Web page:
Dictionaries can be used as a static one-to-one map between keys and values. For example, a rough (and rather poor) translation from English to Finnish could be stored in a dictionary (as we have started to do in Code Example 5.9). Then to translate a sentence like `social science needs programming skills', we would go through the dictionary and use the Finnish counterpart in our new sentence. (The outcome would be: `sosiaalinen tiede tarvitsee ohjelmointi taidot', which is far from a perfect translation, but it makes sense and communicates the intended meaning.) While this is an artificial example, there are many legitimate cases and interests to use dictionaries to store values that we do not intend to change during the execution of the project.
However, dictionaries have a problem: If the key is not found in a dictionary, the program does not work as intended. Let us imagine a survey where participants have been asked to enter their zip code, and we wish to translate those into city names. This is highly static information. Each zip code has one city that we could easily list. In the United States, 14853 maps to Ithaca, 94305 to Palo Alto and 27708 to Durham. Using a dictionary, we can easily translate zip codes into textual data. There are keys (zip codes), and they have corresponding values (city names). However, a survey responder might have made a mistake and entered a non-existing zip code into the survey. This would lead to major errors! Therefore, we want to first check if the key is available in the dictionary and, if it is, translate the key into a corresponding value. However, if the key does not exist in the dictionary, we must somehow handle the error. Code Example 5.10 illustrates one approach to managing these, labelling all wrongly labelled zip codes as `Error'.
The static values are not the only use - and not the most meaningful use - for dictionaries. Dictionaries serve as a mega-variable. When there is more than one thing to account for, dictionaries enable managing this. That is, we can use dictionaries when we have several different types of units that we seek to find the most wanted through a most-wanted holder, find a sum or aggregate value through a gatherer, identify their existence using a flag or use a follower approach for programs. However, we must use the variable indicating the type as a key in our dictionary. The variable value is used as the key to which bucket in the dictionary the value is stored. Code Examples 5.11 and 5.12 show how to use dictionaries as mega-variables. (Note that the code may require checking that the keys exist in the dictionary as we did in Code Example 5.10). For example, the degree calculation example (see Code Example 5.8) uses a dictionary as a mega-gatherer.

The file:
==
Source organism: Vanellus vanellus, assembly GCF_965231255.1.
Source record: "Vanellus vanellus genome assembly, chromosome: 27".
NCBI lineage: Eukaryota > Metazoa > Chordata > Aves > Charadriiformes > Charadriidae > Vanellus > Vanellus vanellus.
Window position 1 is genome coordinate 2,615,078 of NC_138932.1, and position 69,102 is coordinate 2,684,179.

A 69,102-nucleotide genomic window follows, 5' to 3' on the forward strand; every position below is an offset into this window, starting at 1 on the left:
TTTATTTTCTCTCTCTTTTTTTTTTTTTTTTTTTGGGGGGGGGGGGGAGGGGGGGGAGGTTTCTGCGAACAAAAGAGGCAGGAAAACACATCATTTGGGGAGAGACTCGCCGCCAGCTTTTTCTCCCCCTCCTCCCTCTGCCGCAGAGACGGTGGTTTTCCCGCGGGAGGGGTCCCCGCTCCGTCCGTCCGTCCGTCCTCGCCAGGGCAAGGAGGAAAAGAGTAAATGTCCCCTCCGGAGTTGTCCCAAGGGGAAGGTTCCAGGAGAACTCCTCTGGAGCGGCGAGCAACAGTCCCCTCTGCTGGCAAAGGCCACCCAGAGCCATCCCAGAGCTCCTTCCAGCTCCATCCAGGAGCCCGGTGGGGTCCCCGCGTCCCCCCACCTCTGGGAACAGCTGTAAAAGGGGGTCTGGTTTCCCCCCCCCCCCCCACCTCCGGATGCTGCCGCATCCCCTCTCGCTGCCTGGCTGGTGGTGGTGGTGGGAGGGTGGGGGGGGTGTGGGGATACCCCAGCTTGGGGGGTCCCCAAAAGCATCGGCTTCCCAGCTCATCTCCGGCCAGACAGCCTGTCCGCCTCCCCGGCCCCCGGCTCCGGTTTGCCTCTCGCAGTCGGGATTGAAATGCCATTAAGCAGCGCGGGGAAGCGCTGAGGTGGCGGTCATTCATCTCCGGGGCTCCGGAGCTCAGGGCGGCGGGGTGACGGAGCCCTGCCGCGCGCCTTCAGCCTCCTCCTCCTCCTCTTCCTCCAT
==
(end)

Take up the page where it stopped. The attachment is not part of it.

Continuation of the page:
Using dictionaries in this manner allows simplification of the problem. In many cases, lists and dictionaries help avoid copying and pasting code lines. Code Examples 5.11 and 5.12 could be done by creating separate variables to each case and managing each case with its own if-structure. However, this would require us to know about all the cases before and copy-paste a similar kind of code for each case. Finally, dictionaries allow accessing keys and values as lists. Thus, we can easily transform a dictionary to a list. This can help in some cases where it is easier to analyse the data as a list (e.g. when computing an average of numerical values).